Advanced testing to evaluate an abnormal heartbeat
If your heart is beating abnormally (known as an arrhythmia, electrophysiology testing can help us find out why. It also helps map the electrical system of the heart, which tells us which part of the heart the abnormal heartbeats are coming from.
The physicians in our cardiac electrophysiology program are highly trained advanced subspecialists who diagnose and manage even the most complex arrhythmias.
This test may be done if the results of other tests, such as ECG, stress test or angiogram are unclear. The results of electrophysiology testing can help you and your doctor recommend the appropriate treatment, such as:
What to expect from electrophysiology testing
Electrophysiology testing uses cardiac catheters to evaluate the electrical activity of your heart. Ask your doctor if you should take your normal medications the day of the procedure. You will be asked to not eat or drink anything for a certain amount of time before testing.
You will be awake during the test, but an IV may be inserted into your arm or hand to deliver medication to help you relax. A shot will be given to numb the groin area. The doctor will insert catheters (thin, flexible tubes) into a vein and use fluoroscopy to help guide them to your heart. The doctor then will send small electrical impulses to certain areas of the heart to increase your heart rate. You may feel your heart begin to beat faster or slower. Tell your doctor about any symptoms you experience, such as discomfort, pain or shortness of breath.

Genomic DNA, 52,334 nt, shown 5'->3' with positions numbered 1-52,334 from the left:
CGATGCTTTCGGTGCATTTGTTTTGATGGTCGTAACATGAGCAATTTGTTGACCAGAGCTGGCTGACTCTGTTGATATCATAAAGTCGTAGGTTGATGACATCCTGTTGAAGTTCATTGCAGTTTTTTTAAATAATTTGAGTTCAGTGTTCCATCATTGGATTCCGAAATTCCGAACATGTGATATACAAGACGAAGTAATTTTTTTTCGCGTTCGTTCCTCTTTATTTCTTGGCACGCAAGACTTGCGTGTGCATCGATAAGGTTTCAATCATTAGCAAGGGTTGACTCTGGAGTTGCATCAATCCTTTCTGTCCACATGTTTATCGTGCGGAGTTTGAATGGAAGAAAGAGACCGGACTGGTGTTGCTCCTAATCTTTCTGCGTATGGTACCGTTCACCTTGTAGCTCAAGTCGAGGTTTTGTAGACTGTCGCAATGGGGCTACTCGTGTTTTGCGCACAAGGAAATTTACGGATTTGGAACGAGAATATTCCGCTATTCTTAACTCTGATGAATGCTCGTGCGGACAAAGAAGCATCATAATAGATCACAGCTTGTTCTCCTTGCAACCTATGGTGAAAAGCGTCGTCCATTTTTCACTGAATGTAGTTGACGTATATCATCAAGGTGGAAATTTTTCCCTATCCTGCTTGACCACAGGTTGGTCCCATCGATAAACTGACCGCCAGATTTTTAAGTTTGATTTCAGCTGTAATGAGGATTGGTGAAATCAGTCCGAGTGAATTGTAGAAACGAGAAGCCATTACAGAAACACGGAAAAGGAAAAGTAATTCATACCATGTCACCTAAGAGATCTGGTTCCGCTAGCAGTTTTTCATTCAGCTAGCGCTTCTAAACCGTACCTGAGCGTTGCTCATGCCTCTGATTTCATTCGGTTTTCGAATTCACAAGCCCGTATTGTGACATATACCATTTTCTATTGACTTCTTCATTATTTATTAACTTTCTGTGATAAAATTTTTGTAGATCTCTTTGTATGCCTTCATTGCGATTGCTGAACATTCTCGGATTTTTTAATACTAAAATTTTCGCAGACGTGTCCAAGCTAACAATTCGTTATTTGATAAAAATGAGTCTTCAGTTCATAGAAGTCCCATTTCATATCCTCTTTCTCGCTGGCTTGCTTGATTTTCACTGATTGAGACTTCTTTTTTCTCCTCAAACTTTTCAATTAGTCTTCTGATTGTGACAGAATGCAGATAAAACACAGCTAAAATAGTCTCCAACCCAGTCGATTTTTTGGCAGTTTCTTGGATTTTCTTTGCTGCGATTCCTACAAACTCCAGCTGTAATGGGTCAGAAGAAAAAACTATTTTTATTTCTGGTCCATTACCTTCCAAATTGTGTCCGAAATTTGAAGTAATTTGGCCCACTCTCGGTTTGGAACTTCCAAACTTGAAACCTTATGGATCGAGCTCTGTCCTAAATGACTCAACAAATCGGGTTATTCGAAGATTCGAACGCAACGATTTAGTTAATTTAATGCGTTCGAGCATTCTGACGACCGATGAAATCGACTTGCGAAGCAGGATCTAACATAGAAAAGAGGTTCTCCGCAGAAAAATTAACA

If an arrhythmia occurs, you may be given medication or a shock to the heart to stop it. If a certain area of tissue is causing the problem, your doctor may use heat (radiofrequency ablation) or cold (cryoablation) to destroy the abnormal tissue.
Electrophysiology testing takes two to four hours, and you’ll need to stay in bed for one to two hours afterward. Your doctor will determine how quickly you can go home based on the results of the test.
Ask MedStar Heart & Vascular Institute
Have general questions for our heart and vascular program? Email us at AskMHVI@medstar.net. If you have clinically-specific questions, please contact your physician’s office.